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Freelance Travel Blogging Tips

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Freelance travel blogging. Get paid to write while you travel. Nothing could be better than that, right? Absolutely.

But if you are new to the crazy worlds of freelancing and travel blogging, you may need some tips to help you bridge the gap between those pursuits and when you hit the ground running.  

Here are a few things to consider when you head off on your first paid adventure!

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Freelance Travel Blogging Tips – Get Paid to Write While You Travel

#1 Make sure you get paid

Being a travel blogger doesn’t necessarily mean that you have to make money. You could simply view your travel blog as your digital diary, with no desire for a readership any wider than your two best friends (and yourself in 50 years).

But wouldn’t it be nice to get noticed and to be paid for your work? Getting paid for travel blogging may not be the dream at the start, but for many people, it soon will be.

For me, when I bill my clients, I use an invoice template. Here’s why.

Let's say that you wrote this amazing blog post about a recent travel trip. Now, a reputable city noticed it and now someone wants to pay you to write a blog for them.

Before long, that singular client is going to become five clients. Then 20. Then 50, and beyond. And why not? If you’ve got the skills, why not get paid for it? But that’s the problem. How are you going to get paid?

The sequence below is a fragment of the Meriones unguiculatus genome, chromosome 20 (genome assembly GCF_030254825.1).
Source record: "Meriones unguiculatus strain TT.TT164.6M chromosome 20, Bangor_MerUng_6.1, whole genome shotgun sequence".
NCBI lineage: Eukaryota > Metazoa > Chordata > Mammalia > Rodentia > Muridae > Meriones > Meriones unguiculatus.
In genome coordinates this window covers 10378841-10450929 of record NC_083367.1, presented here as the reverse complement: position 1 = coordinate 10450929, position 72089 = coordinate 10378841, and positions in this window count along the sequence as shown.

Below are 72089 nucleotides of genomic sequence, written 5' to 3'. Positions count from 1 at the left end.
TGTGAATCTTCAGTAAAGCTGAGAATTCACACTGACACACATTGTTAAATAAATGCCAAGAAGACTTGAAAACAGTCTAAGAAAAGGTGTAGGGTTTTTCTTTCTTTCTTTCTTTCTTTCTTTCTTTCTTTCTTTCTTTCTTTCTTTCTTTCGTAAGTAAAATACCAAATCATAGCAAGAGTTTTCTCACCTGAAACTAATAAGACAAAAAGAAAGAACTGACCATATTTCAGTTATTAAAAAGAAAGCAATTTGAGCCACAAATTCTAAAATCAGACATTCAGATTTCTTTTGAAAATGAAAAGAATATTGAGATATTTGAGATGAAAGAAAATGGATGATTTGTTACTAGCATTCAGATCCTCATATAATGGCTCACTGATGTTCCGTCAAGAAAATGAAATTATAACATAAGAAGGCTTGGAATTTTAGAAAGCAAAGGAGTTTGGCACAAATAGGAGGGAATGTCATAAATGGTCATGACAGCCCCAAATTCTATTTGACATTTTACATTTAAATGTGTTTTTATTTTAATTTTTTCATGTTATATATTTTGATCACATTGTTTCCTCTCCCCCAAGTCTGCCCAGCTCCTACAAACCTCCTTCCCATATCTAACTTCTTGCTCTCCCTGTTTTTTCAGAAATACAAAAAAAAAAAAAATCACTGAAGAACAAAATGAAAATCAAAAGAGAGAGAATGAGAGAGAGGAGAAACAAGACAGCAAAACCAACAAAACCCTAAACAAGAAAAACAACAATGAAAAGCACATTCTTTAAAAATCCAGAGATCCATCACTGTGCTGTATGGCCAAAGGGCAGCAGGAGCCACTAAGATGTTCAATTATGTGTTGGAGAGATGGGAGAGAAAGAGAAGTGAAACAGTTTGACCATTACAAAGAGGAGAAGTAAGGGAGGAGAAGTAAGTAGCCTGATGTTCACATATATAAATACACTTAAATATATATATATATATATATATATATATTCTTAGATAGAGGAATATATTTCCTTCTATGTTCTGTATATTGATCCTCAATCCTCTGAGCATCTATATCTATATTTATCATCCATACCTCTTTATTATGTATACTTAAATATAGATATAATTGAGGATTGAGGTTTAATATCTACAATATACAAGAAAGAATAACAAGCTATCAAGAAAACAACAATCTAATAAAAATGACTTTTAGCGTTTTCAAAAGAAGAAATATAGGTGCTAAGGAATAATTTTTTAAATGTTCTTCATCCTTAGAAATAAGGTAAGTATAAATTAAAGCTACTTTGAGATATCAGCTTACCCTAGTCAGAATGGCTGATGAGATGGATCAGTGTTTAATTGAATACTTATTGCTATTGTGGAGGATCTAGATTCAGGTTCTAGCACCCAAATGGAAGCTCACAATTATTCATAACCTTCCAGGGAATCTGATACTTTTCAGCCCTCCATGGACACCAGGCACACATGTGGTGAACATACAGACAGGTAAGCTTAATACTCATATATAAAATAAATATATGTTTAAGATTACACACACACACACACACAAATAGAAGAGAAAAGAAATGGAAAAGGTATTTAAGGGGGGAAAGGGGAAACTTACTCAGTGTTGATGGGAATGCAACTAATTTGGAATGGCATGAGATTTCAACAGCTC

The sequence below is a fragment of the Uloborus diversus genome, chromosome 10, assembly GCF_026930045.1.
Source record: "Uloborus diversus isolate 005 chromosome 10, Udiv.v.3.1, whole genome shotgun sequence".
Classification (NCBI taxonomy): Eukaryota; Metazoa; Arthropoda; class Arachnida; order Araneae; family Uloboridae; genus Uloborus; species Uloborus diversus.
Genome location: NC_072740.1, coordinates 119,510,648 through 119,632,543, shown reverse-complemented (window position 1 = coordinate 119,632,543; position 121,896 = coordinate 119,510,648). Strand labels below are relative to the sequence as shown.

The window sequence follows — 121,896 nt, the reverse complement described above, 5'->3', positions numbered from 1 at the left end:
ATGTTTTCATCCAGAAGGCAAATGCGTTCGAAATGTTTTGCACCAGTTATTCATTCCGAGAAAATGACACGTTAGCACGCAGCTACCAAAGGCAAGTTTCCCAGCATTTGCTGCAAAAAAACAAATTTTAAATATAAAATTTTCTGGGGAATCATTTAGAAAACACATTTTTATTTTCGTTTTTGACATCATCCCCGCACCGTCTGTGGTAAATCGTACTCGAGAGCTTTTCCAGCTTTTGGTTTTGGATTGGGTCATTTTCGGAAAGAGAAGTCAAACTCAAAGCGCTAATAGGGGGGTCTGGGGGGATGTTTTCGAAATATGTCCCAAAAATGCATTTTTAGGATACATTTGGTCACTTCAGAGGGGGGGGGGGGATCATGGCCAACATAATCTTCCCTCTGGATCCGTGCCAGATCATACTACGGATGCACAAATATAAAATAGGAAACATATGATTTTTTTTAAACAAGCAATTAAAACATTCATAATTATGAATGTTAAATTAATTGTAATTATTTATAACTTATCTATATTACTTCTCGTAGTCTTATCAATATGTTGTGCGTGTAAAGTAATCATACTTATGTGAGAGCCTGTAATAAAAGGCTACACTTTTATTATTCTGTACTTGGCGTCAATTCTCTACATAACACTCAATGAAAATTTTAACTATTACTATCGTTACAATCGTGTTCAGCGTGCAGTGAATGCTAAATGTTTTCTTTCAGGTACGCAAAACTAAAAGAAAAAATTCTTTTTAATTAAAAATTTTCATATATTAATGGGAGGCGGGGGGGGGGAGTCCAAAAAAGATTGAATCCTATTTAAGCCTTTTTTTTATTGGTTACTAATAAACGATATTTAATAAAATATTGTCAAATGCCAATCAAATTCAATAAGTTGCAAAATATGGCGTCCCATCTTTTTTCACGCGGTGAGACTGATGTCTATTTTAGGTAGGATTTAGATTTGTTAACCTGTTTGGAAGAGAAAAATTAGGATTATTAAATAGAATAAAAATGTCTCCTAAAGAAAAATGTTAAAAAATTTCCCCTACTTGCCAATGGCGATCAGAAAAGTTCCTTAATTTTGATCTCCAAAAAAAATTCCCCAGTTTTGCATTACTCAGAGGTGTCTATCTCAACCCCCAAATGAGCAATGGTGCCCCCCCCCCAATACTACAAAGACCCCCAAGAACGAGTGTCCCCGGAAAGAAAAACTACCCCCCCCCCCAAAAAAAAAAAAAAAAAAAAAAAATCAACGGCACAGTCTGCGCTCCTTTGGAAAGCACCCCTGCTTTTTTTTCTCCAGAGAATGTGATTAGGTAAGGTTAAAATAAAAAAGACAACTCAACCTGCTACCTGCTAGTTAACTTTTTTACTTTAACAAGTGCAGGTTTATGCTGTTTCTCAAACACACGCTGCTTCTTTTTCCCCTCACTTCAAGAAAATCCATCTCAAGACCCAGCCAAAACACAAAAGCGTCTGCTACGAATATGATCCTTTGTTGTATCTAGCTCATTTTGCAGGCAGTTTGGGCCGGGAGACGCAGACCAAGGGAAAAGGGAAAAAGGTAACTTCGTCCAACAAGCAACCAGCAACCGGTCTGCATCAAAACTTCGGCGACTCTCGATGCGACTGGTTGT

Typically, first-time travel bloggers don’t place enough value on paydays. With lots of clients in the pipeline, a few late clients won’t be that big a deal, right? The truth is that every travel blogger experiences clients that drag their feet regarding payment. Invoicing software provides itemized billing, payment due dates, and payment methods. It works.

Instead of you having to worry about what needs to be paid, etc, your invoicing software will do it for you.

#2 Pick a travel blogging theme

When putting yourself in the window as a travel blogger, be aware that nobody wants to read a blog without a theme.

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That’s no to say that your entire blog has to stick to one theme, but rather that each individual blog must belong to a subset of blogs on a theme.

Basically, throw out the notion that anybody cares about stand-alone blogs. People want a series that draws them into the place you are visiting.

What does that mean? Let’s say you visit Bangkok and write one blog about a festival. That stand-alone blog holds some merit. But wouldn’t you rather read someone’s festival tour of south-east Asia?

People like to make comparisons. We all love to develop an appreciation for things based on context. Give your audience comparisons and context to work with, and your monthly views will very probably start to climb the graph. 

#3 Be Interesting

If you don’t want to blog, don’t blog. Nobody is making you do it. If you don’t want to tap out hundreds and hundreds of words and sit up late at night cross-checking all of your facts, the ability to do a good job will show in your work. You have to be interesting. You have to do the research and show some willingness to add value. 

If you are not interested, you can never hope to be interesting. And that’s when your work becomes a watered-down Wiki page of uninspiring conversational factoids. 

Write about the things you love and it will benefit you and your readers.

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